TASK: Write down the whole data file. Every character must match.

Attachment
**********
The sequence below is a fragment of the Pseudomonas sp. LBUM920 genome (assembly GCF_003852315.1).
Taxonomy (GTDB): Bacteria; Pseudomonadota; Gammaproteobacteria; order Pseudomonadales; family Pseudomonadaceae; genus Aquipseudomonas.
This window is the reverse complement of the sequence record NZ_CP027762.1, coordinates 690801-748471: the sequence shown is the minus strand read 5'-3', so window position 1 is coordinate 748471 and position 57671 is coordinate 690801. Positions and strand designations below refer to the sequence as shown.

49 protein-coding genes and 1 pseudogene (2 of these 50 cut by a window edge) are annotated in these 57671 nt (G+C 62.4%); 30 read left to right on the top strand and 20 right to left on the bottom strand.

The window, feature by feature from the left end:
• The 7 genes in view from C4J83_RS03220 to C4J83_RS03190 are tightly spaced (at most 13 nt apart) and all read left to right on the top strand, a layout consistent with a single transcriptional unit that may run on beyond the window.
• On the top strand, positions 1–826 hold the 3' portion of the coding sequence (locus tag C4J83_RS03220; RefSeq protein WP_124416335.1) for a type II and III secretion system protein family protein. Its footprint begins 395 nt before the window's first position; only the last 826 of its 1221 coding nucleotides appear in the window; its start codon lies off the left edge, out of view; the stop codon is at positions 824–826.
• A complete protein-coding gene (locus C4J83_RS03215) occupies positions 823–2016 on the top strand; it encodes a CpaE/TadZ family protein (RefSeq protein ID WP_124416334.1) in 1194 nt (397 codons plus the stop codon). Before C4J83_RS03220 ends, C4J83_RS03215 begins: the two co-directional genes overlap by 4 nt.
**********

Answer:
The sequence below is a fragment of the Pseudomonas sp. LBUM920 genome (assembly GCF_003852315.1).
Taxonomy (GTDB): Bacteria; Pseudomonadota; Gammaproteobacteria; order Pseudomonadales; family Pseudomonadaceae; genus Aquipseudomonas.
This window is the reverse complement of the sequence record NZ_CP027762.1, coordinates 690801-748471: the sequence shown is the minus strand read 5'-3', so window position 1 is coordinate 748471 and position 57671 is coordinate 690801. Positions and strand designations below refer to the sequence as shown.

49 protein-coding genes and 1 pseudogene (2 of these 50 cut by a window edge) are annotated in these 57671 nt (G+C 62.4%); 30 read left to right on the top strand and 20 right to left on the bottom strand.

The window, feature by feature from the left end:
• The 7 genes in view from C4J83_RS03220 to C4J83_RS03190 are tightly spaced (at most 13 nt apart) and all read left to right on the top strand, a layout consistent with a single transcriptional unit that may run on beyond the window.
• On the top strand, positions 1–826 hold the 3' portion of the coding sequence (locus tag C4J83_RS03220; RefSeq protein WP_124416335.1) for a type II and III secretion system protein family protein. Its footprint begins 395 nt before the window's first position; only the last 826 of its 1221 coding nucleotides appear in the window; its start codon lies off the left edge, out of view; the stop codon is at positions 824–826.
• A complete protein-coding gene (locus C4J83_RS03215) occupies positions 823–2016 on the top strand; it encodes a CpaE/TadZ family protein (RefSeq protein ID WP_124416334.1) in 1194 nt (397 codons plus the stop codon). Before C4J83_RS03220 ends, C4J83_RS03215 begins: the two co-directional genes overlap by 4 nt.